ChangemakHER steps Up to Lead Change

Amira El Masry, one of the winners of the Young ChangemakHERs Transformative Journey and Competition, has been working to scale her initiative Ohana in the midst of the COVID-19 pandemic. Ohana leverages art to cultivate a culture of empathy and tackle bullying toward refugee children among youth in Egyptian society. Read this article to learn more about Amira's initiative and how she has been pivoting her work in the current moment to reach youth in her community.

The global health crisis that has erupted over the past several months has upended communities around the world, disrupting individual livelihoods and destabilizing economies. Yet, more than ever before, Ashoka has seen its community of changemakers rising to the occasion, leveraging their creative vision and entrepreneurial abilities to carve new spaces and frameworks for impact.

Ashoka Arab World’s most recent cohort of Youth Venturers, winners of the Young ChangemakHERS Transformative Journey and Competition, faced the unexpected challenge of bringing their pilot initiatives to scale in the midst of the COVID-19 pandemic. Despite numerous obstacles and uncertainties, they’ve kept up their changemaking energy, remaining committed to uplifting their communities.

Amira El Masry, founder of Ohana, saw her work with youth in Alexandria, Egypt completely stalled at the beginning of March with the onset of restrictions on large gatherings and transportation. “We had to suspend all our offline activities, and as we work with refugee children who already face a lot of social and economic difficulties, we were not able to communicate with them online because they don't have internet access,” Amira said. “But we’re working on finding solutions to offer financial support so that they can access the internet and check what we post on our page, from tutorials and activities to competitions.”

Amira’s initiative Ohana leverages art to cultivate a culture of empathy and appreciation of diversity among youth in Egyptian society and tackle bullying toward refugee children in her community.  

Drawing on her passion for drawing and painting, Amira started her work in 2019, seeing an opportunity to put an end to discrimination and violence toward the refugee community in Alexandra by building a community of refugee and Egyptian youth through art workshops. Ohana aims to offer a safe space for refugee and Egyptian children to learn and grow together and express themselves through play, dance, theatre, drawing, and painting.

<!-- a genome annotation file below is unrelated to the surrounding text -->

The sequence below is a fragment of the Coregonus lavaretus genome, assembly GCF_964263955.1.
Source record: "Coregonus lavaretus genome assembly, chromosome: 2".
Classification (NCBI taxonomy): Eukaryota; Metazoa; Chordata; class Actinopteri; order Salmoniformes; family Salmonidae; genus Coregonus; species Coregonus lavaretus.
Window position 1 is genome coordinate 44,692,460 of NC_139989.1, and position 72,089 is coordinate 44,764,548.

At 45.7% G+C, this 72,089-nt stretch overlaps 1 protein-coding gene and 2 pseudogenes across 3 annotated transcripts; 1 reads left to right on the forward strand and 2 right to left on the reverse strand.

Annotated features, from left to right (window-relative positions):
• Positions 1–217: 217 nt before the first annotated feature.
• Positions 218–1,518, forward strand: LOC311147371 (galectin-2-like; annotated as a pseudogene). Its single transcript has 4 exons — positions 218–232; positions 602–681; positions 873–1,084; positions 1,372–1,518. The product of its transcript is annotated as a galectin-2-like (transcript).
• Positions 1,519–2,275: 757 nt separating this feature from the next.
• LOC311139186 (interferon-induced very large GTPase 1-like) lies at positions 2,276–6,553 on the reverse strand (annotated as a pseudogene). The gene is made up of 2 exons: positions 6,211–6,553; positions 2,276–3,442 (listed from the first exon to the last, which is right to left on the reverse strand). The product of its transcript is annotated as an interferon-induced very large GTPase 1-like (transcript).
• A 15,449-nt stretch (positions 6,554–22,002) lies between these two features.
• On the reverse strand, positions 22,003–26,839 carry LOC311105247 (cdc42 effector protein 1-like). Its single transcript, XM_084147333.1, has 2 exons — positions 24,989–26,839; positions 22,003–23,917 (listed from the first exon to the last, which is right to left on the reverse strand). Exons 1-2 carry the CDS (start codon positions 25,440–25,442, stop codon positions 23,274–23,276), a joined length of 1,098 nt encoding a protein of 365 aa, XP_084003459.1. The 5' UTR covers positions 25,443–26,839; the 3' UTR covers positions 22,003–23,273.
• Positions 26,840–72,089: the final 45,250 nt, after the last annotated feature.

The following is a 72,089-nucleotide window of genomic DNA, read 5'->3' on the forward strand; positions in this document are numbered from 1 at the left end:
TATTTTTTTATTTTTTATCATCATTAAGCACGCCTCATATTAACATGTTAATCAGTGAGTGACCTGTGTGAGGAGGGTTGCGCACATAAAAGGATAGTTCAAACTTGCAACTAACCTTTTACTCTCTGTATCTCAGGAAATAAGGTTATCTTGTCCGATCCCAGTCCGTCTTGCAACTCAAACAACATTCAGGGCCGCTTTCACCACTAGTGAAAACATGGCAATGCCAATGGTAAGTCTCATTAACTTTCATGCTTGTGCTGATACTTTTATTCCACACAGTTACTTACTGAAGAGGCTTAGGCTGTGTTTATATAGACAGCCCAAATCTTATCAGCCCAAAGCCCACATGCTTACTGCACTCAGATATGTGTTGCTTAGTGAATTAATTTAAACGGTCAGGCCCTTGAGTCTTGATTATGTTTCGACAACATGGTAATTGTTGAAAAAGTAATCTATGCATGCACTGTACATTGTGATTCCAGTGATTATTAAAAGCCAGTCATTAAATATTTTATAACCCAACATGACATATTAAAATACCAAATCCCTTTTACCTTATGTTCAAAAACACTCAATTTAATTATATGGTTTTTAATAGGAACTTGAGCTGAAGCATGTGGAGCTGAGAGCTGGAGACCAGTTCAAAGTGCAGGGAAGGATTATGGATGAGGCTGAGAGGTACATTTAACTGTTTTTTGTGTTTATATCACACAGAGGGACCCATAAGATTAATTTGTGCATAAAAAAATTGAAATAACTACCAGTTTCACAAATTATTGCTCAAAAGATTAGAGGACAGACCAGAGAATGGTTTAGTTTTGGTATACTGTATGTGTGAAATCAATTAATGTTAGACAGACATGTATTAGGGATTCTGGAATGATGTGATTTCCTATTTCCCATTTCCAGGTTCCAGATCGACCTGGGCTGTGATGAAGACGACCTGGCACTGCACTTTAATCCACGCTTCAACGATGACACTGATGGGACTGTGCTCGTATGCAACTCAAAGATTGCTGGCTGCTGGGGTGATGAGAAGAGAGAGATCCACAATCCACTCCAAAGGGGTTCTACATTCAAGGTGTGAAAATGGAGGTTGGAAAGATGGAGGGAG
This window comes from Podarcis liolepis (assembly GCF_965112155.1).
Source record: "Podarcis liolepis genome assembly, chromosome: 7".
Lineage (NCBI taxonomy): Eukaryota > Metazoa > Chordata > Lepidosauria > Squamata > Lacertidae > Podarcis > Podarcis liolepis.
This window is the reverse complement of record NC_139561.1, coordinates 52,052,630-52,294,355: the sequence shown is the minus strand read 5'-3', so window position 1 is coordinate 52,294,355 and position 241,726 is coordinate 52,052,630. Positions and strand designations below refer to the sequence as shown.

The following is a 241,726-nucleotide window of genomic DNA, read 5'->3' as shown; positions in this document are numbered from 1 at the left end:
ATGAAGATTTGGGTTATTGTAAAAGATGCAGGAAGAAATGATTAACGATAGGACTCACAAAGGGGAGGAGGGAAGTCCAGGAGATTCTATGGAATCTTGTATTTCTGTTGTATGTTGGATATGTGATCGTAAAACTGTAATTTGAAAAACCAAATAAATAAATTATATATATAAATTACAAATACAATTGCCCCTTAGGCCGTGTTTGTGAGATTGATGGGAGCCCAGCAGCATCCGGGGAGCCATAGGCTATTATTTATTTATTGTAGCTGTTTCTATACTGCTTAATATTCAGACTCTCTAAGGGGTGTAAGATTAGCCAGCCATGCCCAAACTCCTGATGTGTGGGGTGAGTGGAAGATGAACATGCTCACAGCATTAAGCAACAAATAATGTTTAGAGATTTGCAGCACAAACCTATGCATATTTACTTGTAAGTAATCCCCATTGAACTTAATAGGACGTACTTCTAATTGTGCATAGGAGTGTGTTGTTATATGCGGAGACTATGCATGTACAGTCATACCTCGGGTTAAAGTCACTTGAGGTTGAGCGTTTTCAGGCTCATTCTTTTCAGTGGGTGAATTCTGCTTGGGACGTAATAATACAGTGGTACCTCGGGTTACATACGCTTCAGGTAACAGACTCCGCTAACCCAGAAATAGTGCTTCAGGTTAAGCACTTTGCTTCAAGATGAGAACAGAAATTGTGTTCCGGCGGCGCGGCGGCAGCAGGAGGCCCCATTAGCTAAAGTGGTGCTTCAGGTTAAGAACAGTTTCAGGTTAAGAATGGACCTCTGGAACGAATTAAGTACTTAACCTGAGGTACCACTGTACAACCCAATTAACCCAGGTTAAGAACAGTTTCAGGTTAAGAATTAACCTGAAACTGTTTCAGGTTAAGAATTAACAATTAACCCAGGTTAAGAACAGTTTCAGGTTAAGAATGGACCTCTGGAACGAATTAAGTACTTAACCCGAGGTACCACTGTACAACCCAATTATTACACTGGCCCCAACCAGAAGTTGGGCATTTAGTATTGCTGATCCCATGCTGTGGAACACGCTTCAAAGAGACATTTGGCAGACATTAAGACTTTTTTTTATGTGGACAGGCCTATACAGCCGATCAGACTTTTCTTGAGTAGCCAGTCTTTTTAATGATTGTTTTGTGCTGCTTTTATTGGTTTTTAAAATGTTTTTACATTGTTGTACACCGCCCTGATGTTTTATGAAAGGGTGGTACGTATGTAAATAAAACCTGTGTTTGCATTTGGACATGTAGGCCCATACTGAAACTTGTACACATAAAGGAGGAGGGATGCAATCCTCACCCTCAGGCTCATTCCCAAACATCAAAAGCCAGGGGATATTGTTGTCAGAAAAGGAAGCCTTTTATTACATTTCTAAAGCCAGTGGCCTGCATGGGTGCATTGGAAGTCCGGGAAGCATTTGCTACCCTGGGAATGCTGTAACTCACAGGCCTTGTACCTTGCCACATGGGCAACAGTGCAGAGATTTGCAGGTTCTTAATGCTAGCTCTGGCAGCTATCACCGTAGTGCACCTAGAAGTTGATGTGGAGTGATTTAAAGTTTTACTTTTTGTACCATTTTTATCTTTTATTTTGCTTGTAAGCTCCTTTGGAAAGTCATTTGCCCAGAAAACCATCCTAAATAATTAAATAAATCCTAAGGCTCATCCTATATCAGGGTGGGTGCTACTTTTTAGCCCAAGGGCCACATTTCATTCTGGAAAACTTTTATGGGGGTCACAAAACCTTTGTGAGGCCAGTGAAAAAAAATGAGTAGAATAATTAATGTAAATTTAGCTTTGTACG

When limitations on in-person gatherings were put in place and a curfew was set in March, Amira quickly changed course, identifying new ways to reach youth in her community. “I started to make use of social media, using Facebook to raise awareness about the bullying and discrimination that kids face,” she explained. “We even launched interactive activities, including a drawing competition to encourage kids to make art at home.”

Through Ohana’s art competition, Amira and her team aimed to strengthen connections with the youth community in Alexandria and continue motivating children to express themselves through art. She used Ohana’s Facebook page as a platform to share the children’s work with the public and raise awareness of her vision for change.

Beyond her continued efforts to engage youth, Amira has also taken the current moment as an opportunity to strengthen her team’s abilities. “We organized online training as a team around facilitation skills, peace building, and dialogue to build our capacities during quarantine,” she said.

As Egypt begins to lift restrictions, Amira and her team are preparing to ease safely into their work and draw on their learnings from the past period. “The main challenge we're facing is the inability to communicate with children online and the poor internet connection in our neighborhoods,” she said. “In the next period after COVID-19, we will create new rules, such as working with a smaller number of kids in each workplace and in a larger space. We’re also planning to give them health tips to protect themselves.”

Now the leader of a visionary team and fast-growing initiative, Amira’s changemaking journey started at an even younger age. “My journey with civil society and community service started when I went to the college and discovered that there is a lot more to life,” Amira remembered. “I'm not created only to live for myself. I realized that I have a role and responsibility toward my society. Then, I tried to find my passion.”

After volunteering for CARE International in an educational program targeting immigrants and refugees and a women’s rights project, Amira discovered that passion. “Children who already face social and economic hardships need to feel supported, welcomed, and loved,” she explained. “The children we’re working with have witnessed hard events – poverty, famine, wars – and they’ve also faced violence and bullying, both domestically and outside of the home. They need love and motivation to overcome these hardships and become the people they want to be in the future.”                                

Despite the barriers she and her team have had to overcome in the past period, Amira has remained resolute and committed to creating change. Reflecting on what she would say to aspiring change leaders, Amira said, “I advise them to always be optimistic and motivated – to look for opportunities and not wait for them to come their way. I also advise them to think deeply about the problem they want to tackle to build creative solutions.”